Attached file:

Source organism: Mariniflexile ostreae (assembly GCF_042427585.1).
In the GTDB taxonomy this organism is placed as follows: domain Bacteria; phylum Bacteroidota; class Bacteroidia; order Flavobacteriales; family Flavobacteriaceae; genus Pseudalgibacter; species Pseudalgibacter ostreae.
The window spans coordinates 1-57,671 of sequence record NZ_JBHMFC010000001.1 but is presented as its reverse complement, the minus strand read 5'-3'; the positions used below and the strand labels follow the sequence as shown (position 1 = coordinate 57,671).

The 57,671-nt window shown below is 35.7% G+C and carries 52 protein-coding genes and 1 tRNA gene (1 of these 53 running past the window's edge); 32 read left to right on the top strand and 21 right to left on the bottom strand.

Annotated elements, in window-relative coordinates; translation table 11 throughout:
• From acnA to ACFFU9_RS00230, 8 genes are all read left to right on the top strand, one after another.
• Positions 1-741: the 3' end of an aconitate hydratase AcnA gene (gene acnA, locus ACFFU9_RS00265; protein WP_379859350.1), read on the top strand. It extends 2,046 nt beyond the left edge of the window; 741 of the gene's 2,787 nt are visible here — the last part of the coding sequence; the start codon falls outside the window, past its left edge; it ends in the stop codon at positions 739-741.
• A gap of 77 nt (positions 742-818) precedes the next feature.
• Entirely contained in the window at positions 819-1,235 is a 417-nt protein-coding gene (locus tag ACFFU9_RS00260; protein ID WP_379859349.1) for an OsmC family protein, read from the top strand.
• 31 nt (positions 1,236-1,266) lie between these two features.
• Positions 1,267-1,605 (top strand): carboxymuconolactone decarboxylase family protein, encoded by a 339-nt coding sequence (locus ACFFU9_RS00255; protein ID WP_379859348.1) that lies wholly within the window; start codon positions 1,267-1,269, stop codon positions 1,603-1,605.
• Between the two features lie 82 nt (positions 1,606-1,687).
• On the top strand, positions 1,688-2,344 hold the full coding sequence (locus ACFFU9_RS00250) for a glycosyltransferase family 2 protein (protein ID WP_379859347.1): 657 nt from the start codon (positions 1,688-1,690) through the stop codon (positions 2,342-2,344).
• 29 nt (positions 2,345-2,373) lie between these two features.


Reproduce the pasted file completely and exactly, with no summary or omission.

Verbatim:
Source organism: Mariniflexile ostreae (assembly GCF_042427585.1).
In the GTDB taxonomy this organism is placed as follows: domain Bacteria; phylum Bacteroidota; class Bacteroidia; order Flavobacteriales; family Flavobacteriaceae; genus Pseudalgibacter; species Pseudalgibacter ostreae.
The window spans coordinates 1-57,671 of sequence record NZ_JBHMFC010000001.1 but is presented as its reverse complement, the minus strand read 5'-3'; the positions used below and the strand labels follow the sequence as shown (position 1 = coordinate 57,671).

The 57,671-nt window shown below is 35.7% G+C and carries 52 protein-coding genes and 1 tRNA gene (1 of these 53 running past the window's edge); 32 read left to right on the top strand and 21 right to left on the bottom strand.

Annotated elements, in window-relative coordinates; translation table 11 throughout:
• From acnA to ACFFU9_RS00230, 8 genes are all read left to right on the top strand, one after another.
• Positions 1-741: the 3' end of an aconitate hydratase AcnA gene (gene acnA, locus ACFFU9_RS00265; protein WP_379859350.1), read on the top strand. It extends 2,046 nt beyond the left edge of the window; 741 of the gene's 2,787 nt are visible here — the last part of the coding sequence; the start codon falls outside the window, past its left edge; it ends in the stop codon at positions 739-741.
• A gap of 77 nt (positions 742-818) precedes the next feature.
• Entirely contained in the window at positions 819-1,235 is a 417-nt protein-coding gene (locus tag ACFFU9_RS00260; protein ID WP_379859349.1) for an OsmC family protein, read from the top strand.
• 31 nt (positions 1,236-1,266) lie between these two features.
• Positions 1,267-1,605 (top strand): carboxymuconolactone decarboxylase family protein, encoded by a 339-nt coding sequence (locus ACFFU9_RS00255; protein ID WP_379859348.1) that lies wholly within the window; start codon positions 1,267-1,269, stop codon positions 1,603-1,605.
• Between the two features lie 82 nt (positions 1,606-1,687).
• On the top strand, positions 1,688-2,344 hold the full coding sequence (locus ACFFU9_RS00250) for a glycosyltransferase family 2 protein (protein ID WP_379859347.1): 657 nt from the start codon (positions 1,688-1,690) through the stop codon (positions 2,342-2,344).
• 29 nt (positions 2,345-2,373) lie between these two features.